McDonald's introduces "signature" burgers in the UK

McDonald's is trying signature burgers in the UK. These new burgers are high-end and designed by quality chefs. 

Bobby Yip/Reuters/File
A McDonald's sign is displayed outside its outlet, the first one which opened in China in 1990, at the southern Chinese city of Shenzhen neighbouring Hong Kong in this March 18, 2013 file photo. McDonalds is introducing signature burgers to the UK.

McDonald’s has introduced “The Signature Collection” in the UK, a trio of high-end burgers on brioche buns. The chain says the burgers were created by its Food Development Director Duncan Cruttenden and “a team of chefs with a wide range of experience from Michelin starred restaurants to cooking for international royalty.” The burgers will be marketed in distinctive black packaging with matching black fry containers. Currently the line is testing in 28 restaurants.

The burgers feature a thicker beef patty of 100% British and Irish beef, which the chain says is in line with “customer’s expectations from a premium burger at McDonald’s – a thicker beef burger, high quality ingredients and freshly prepared.” The burgers:

The Classic: 100% British and Irish beef patty, two rashers of beechwood-smoked bacon, a slice of natural Cheddar cheese, whole-grain mustard mayo, ketchup, Batavia lettuce and red onion on a brioche-style bun;

The BBQ: 100% British and Irish beef patty, smoky BBQ sauce, coleslaw, red onion, Batavia lettuce, beechwood-smoked bacon and a slice of natural Cheddar cheese on a Brioche-style bun

The Spicy: 100% British and Irish beef patty, jalapeño slices, pepper-Jack cheese, Batavia lettuce, mayo and a spicy relish on a Brioche-style bun.

According to Money/CNN, pricing is £4.69 ($7.21) for a Signature burger alone; £6.19 ($9.51) for a meal. The rollout was reported earlier by the Burger Lad site.

“At McDonald’s we are committed to listening to our customers and evolving our menu to offer something for everyone. When the Chefs Council started to develop this new premium offering, we worked with a brief generated by our customers – they told us they wanted thicker beef patties, high quality ingredients and freshly prepared,” said Cruttenden in a release. “We’ve crafted a range that is a truly exciting permanent addition to our menu–every product has to earn a place on our menu and our customers have told us the Signature Collection has done just that.”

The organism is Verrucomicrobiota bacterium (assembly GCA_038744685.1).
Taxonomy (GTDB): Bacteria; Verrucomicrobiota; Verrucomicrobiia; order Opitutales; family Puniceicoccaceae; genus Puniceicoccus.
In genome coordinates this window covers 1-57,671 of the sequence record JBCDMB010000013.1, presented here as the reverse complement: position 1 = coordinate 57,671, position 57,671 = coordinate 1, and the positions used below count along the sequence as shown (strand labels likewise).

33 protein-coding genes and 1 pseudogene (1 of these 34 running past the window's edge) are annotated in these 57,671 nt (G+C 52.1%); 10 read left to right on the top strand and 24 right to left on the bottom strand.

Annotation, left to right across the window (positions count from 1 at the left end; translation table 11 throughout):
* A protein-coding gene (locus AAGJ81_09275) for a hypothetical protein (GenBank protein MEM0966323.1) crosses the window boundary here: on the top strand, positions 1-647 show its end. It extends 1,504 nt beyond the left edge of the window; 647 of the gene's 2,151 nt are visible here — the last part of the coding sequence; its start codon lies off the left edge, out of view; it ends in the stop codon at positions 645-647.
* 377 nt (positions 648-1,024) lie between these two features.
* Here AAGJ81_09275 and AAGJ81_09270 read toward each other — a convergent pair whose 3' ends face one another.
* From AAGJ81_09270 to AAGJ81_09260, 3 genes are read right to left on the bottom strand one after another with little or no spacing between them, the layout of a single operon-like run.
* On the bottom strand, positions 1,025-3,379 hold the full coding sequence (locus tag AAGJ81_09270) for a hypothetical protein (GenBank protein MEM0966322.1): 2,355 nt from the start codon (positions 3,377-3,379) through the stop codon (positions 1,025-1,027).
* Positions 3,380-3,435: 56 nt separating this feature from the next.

The thicker patty “takes a little longer to cook than other burgers on the menu which means at quieter times there could be a short wait for a Signature Collection burger, but it’s worth waiting for,” the company said. The company did not disclose precooked weight of the burger patty.

The company said testing is taking place in 28 restaurants in London and the South, and “is set to roll out across the country next summer when the Signature Collection will become a permanent item on the menu in around 400 restaurants already refurbished as part of the ongoing ‘Experience of the Future’ transformation programme.”

In August, McDonald’s expanded testing of table service in the UK and said it intends to expand the service model through all markets there.

Earlier this year, McDonald’s tested a “Signature Burger” in several U.S. markets as part of a “Lovin’ Value Menu” discount program. That menu involved a series “mini meals.”

You've read  of  free articles. Subscribe to continue.
Real news can be honest, hopeful, credible, constructive.
What is the Monitor difference? Tackling the tough headlines – with humanity. Listening to sources – with respect. Seeing the story that others are missing by reporting what so often gets overlooked: the values that connect us. That’s Monitor reporting – news that changes how you see the world.

Dear Reader,

About a year ago, I happened upon this statement about the Monitor in the Harvard Business Review – under the charming heading of “do things that don’t interest you”:

“Many things that end up” being meaningful, writes social scientist Joseph Grenny, “have come from conference workshops, articles, or online videos that began as a chore and ended with an insight. My work in Kenya, for example, was heavily influenced by a Christian Science Monitor article I had forced myself to read 10 years earlier. Sometimes, we call things ‘boring’ simply because they lie outside the box we are currently in.”

If you were to come up with a punchline to a joke about the Monitor, that would probably be it. We’re seen as being global, fair, insightful, and perhaps a bit too earnest. We’re the bran muffin of journalism.

But you know what? We change lives. And I’m going to argue that we change lives precisely because we force open that too-small box that most human beings think they live in.

The Monitor is a peculiar little publication that’s hard for the world to figure out. We’re run by a church, but we’re not only for church members and we’re not about converting people. We’re known as being fair even as the world becomes as polarized as at any time since the newspaper’s founding in 1908.

We have a mission beyond circulation, we want to bridge divides. We’re about kicking down the door of thought everywhere and saying, “You are bigger and more capable than you realize. And we can prove it.”

If you’re looking for bran muffin journalism, you can subscribe to the Monitor for $15. You’ll get the Monitor Weekly magazine, the Monitor Daily email, and unlimited access to

QR Code to McDonald's introduces
Read this article in
QR Code to Subscription page
Start your subscription today